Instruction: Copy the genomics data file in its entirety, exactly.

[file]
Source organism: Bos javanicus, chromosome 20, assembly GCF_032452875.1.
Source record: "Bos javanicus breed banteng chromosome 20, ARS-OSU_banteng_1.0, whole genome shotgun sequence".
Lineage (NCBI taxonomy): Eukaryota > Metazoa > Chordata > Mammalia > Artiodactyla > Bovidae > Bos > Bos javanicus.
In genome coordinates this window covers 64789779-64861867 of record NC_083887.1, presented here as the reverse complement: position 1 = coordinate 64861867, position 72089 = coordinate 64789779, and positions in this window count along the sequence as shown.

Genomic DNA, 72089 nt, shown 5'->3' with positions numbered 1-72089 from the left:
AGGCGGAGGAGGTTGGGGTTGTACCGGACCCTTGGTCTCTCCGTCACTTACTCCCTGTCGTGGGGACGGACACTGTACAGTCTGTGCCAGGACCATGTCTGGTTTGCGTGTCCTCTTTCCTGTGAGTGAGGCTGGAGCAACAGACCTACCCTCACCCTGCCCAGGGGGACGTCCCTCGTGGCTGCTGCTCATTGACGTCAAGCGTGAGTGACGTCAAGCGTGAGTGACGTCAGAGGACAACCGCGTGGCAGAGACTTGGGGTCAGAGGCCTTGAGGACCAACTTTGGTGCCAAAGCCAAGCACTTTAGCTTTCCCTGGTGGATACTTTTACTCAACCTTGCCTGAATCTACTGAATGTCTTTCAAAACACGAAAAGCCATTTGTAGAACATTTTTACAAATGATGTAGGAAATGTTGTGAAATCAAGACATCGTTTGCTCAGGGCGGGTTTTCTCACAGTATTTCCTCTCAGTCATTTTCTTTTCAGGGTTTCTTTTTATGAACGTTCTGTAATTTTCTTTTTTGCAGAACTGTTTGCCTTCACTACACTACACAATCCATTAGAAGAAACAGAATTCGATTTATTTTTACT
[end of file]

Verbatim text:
Source organism: Bos javanicus, chromosome 20, assembly GCF_032452875.1.
Source record: "Bos javanicus breed banteng chromosome 20, ARS-OSU_banteng_1.0, whole genome shotgun sequence".
Lineage (NCBI taxonomy): Eukaryota > Metazoa > Chordata > Mammalia > Artiodactyla > Bovidae > Bos > Bos javanicus.
In genome coordinates this window covers 64789779-64861867 of record NC_083887.1, presented here as the reverse complement: position 1 = coordinate 64861867, position 72089 = coordinate 64789779, and positions in this window count along the sequence as shown.

Genomic DNA, 72089 nt, shown 5'->3' with positions numbered 1-72089 from the left:
AGGCGGAGGAGGTTGGGGTTGTACCGGACCCTTGGTCTCTCCGTCACTTACTCCCTGTCGTGGGGACGGACACTGTACAGTCTGTGCCAGGACCATGTCTGGTTTGCGTGTCCTCTTTCCTGTGAGTGAGGCTGGAGCAACAGACCTACCCTCACCCTGCCCAGGGGGACGTCCCTCGTGGCTGCTGCTCATTGACGTCAAGCGTGAGTGACGTCAAGCGTGAGTGACGTCAGAGGACAACCGCGTGGCAGAGACTTGGGGTCAGAGGCCTTGAGGACCAACTTTGGTGCCAAAGCCAAGCACTTTAGCTTTCCCTGGTGGATACTTTTACTCAACCTTGCCTGAATCTACTGAATGTCTTTCAAAACACGAAAAGCCATTTGTAGAACATTTTTACAAATGATGTAGGAAATGTTGTGAAATCAAGACATCGTTTGCTCAGGGCGGGTTTTCTCACAGTATTTCCTCTCAGTCATTTTCTTTTCAGGGTTTCTTTTTATGAACGTTCTGTAATTTTCTTTTTTGCAGAACTGTTTGCCTTCACTACACTACACAATCCATTAGAAGAAACAGAATTCGATTTATTTTTACT